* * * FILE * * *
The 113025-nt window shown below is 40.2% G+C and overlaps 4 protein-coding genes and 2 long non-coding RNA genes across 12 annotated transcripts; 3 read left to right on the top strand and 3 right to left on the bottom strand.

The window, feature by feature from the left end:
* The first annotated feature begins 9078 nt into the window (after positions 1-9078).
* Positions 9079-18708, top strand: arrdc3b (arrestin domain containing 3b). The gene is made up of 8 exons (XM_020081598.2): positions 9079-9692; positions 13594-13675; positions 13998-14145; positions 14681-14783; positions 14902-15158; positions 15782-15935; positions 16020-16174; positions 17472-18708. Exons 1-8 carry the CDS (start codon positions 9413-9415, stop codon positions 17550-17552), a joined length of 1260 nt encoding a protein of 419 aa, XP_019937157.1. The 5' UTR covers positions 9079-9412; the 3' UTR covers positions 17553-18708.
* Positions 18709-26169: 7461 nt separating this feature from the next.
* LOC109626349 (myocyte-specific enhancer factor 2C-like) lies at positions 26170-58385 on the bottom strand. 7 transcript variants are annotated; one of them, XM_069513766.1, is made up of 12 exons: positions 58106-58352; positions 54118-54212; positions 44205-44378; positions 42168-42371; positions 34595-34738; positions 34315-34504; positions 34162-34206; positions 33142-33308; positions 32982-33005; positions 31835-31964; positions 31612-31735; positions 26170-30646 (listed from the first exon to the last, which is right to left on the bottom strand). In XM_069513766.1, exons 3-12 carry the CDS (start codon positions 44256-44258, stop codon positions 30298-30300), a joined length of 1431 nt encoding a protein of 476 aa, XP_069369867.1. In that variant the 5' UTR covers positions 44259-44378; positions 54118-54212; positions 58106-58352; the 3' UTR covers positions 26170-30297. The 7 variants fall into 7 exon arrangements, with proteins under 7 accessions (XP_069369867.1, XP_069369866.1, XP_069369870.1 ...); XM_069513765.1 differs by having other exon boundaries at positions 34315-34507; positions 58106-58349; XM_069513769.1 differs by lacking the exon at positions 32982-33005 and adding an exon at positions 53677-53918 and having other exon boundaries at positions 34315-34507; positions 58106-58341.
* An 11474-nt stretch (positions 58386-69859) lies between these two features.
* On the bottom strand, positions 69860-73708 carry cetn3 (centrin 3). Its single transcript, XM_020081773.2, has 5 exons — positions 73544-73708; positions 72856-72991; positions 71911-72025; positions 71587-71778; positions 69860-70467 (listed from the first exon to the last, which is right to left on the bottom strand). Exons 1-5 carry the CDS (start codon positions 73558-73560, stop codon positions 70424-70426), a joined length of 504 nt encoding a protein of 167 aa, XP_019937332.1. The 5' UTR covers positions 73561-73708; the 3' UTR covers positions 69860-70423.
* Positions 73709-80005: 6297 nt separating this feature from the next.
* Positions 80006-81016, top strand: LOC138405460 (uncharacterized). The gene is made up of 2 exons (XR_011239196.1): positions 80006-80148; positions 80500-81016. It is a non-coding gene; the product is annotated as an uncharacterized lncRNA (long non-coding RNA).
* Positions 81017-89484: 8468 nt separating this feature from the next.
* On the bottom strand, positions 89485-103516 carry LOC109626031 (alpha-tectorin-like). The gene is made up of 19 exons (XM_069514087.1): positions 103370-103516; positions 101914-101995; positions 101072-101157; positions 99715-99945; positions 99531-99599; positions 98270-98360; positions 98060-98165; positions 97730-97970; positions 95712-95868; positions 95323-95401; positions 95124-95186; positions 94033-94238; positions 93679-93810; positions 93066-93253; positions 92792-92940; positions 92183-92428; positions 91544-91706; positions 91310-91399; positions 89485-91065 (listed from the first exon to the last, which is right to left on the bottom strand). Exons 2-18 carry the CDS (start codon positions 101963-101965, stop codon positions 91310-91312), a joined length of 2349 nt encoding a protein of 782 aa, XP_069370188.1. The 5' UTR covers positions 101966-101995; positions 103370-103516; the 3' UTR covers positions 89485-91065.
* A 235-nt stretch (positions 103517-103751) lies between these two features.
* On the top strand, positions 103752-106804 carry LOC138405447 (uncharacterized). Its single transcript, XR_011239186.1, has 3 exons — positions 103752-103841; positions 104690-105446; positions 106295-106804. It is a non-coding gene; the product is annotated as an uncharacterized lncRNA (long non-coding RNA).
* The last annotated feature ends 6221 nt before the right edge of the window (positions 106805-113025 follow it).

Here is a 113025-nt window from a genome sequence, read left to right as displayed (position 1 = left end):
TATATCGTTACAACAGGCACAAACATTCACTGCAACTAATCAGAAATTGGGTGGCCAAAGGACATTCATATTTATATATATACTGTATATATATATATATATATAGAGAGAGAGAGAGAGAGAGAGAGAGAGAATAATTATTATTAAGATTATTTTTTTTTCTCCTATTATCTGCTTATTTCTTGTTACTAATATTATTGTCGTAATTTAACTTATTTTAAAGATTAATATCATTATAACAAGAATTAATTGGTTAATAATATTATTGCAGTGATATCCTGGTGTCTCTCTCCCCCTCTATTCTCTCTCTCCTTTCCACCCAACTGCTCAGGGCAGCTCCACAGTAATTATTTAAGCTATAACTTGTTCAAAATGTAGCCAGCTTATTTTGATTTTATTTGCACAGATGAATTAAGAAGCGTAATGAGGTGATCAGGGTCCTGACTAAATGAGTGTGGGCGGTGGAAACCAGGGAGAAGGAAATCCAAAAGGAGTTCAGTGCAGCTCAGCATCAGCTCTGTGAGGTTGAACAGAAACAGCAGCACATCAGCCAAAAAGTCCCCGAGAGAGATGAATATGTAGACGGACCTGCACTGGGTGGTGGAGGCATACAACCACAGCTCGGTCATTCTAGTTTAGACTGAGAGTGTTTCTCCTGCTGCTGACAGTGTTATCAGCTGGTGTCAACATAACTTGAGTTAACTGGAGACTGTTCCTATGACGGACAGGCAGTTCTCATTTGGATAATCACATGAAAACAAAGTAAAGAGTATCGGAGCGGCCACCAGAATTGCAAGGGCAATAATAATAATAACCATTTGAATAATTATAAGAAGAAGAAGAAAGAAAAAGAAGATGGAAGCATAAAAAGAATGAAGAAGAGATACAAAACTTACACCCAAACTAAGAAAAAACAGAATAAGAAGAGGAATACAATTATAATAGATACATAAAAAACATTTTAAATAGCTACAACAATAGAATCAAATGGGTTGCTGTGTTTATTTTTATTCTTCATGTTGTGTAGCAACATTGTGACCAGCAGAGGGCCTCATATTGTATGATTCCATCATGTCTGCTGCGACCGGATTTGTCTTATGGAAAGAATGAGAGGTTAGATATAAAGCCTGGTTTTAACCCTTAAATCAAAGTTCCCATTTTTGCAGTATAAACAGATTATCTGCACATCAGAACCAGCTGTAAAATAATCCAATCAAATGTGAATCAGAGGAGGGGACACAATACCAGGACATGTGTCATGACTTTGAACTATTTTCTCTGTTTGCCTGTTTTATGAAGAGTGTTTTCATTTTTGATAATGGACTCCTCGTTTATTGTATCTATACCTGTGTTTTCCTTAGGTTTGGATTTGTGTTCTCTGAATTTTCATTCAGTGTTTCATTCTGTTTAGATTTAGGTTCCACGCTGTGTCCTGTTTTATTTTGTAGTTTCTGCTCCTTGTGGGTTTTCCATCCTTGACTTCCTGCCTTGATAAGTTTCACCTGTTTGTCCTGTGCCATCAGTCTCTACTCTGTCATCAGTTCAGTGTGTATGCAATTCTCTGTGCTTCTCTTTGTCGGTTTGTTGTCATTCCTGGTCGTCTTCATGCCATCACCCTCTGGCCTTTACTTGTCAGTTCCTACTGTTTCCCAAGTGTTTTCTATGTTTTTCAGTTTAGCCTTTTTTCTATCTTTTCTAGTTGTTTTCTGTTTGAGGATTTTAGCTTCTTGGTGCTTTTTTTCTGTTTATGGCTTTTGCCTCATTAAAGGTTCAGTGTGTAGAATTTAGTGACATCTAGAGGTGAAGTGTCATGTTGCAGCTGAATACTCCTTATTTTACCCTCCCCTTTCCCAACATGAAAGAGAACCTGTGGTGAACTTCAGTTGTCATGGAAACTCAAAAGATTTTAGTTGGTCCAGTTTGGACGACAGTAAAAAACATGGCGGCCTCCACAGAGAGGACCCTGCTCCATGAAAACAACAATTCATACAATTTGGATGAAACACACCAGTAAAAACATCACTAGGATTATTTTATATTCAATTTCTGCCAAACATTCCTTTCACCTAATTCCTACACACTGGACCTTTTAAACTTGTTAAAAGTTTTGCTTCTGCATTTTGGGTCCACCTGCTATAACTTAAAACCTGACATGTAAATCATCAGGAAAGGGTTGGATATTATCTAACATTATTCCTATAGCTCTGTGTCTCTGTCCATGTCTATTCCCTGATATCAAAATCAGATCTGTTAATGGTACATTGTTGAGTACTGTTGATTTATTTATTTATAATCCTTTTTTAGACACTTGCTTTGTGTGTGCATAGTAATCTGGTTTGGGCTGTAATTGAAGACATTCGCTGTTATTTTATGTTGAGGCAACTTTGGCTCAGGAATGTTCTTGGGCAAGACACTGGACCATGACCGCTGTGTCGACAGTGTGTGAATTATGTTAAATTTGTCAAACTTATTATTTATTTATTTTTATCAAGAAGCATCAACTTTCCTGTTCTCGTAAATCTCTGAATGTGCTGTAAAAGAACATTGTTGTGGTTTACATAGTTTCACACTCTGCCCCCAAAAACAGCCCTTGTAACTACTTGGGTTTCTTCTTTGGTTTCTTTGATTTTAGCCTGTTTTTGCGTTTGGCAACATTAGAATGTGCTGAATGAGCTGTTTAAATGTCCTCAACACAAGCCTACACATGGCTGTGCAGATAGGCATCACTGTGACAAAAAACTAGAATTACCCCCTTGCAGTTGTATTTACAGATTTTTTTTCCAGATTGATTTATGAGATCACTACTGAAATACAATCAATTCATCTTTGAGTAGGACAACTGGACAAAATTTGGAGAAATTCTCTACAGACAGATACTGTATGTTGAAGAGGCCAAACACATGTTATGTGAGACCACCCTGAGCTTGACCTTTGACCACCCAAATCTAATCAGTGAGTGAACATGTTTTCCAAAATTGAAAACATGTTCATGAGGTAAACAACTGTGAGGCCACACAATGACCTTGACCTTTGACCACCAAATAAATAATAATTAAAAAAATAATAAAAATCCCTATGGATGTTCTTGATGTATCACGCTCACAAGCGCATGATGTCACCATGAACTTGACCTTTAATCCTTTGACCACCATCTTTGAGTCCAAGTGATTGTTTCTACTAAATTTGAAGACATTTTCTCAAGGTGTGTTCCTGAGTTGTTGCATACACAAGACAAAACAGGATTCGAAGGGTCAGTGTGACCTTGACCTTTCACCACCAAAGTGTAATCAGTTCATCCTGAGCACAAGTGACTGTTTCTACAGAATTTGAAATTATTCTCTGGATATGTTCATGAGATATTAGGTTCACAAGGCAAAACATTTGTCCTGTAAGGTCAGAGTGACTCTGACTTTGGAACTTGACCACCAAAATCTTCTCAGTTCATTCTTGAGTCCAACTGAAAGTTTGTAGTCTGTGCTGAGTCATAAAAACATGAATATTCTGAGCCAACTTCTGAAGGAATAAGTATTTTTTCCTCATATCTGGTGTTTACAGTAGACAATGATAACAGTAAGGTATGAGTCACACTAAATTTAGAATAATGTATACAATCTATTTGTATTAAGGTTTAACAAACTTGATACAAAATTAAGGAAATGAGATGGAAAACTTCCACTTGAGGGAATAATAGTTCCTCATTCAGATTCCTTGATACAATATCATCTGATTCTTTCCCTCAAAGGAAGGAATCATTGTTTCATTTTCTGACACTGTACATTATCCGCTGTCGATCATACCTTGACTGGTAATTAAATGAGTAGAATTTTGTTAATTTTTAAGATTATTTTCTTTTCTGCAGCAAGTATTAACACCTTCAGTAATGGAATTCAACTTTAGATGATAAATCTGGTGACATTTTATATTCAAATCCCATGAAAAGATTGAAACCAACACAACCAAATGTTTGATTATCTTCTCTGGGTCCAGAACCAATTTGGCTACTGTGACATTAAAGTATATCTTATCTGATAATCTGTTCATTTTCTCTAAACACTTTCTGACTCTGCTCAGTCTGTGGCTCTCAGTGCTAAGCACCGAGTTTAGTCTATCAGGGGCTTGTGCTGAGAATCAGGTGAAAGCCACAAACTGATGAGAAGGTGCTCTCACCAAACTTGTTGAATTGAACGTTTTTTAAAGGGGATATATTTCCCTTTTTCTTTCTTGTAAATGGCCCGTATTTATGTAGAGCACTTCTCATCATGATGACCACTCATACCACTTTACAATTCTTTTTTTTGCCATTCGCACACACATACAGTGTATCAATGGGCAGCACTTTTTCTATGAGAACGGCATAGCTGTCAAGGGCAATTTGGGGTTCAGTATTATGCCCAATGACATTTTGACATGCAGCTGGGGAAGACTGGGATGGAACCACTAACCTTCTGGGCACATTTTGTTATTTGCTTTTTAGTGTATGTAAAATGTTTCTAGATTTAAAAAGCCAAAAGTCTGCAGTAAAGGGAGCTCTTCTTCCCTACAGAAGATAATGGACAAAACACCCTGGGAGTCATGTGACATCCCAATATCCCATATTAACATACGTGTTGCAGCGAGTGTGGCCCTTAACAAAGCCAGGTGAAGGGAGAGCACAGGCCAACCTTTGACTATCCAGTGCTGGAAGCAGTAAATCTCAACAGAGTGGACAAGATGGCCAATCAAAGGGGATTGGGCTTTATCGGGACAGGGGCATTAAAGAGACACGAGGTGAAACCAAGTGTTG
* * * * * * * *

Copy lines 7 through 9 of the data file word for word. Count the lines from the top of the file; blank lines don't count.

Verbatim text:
* An 11474-nt stretch (positions 58386-69859) lies between these two features.
* On the bottom strand, positions 69860-73708 carry cetn3 (centrin 3). Its single transcript, XM_020081773.2, has 5 exons — positions 73544-73708; positions 72856-72991; positions 71911-72025; positions 71587-71778; positions 69860-70467 (listed from the first exon to the last, which is right to left on the bottom strand). Exons 1-5 carry the CDS (start codon positions 73558-73560, stop codon positions 70424-70426), a joined length of 504 nt encoding a protein of 167 aa, XP_019937332.1. The 5' UTR covers positions 73561-73708; the 3' UTR covers positions 69860-70423.
* Positions 73709-80005: 6297 nt separating this feature from the next.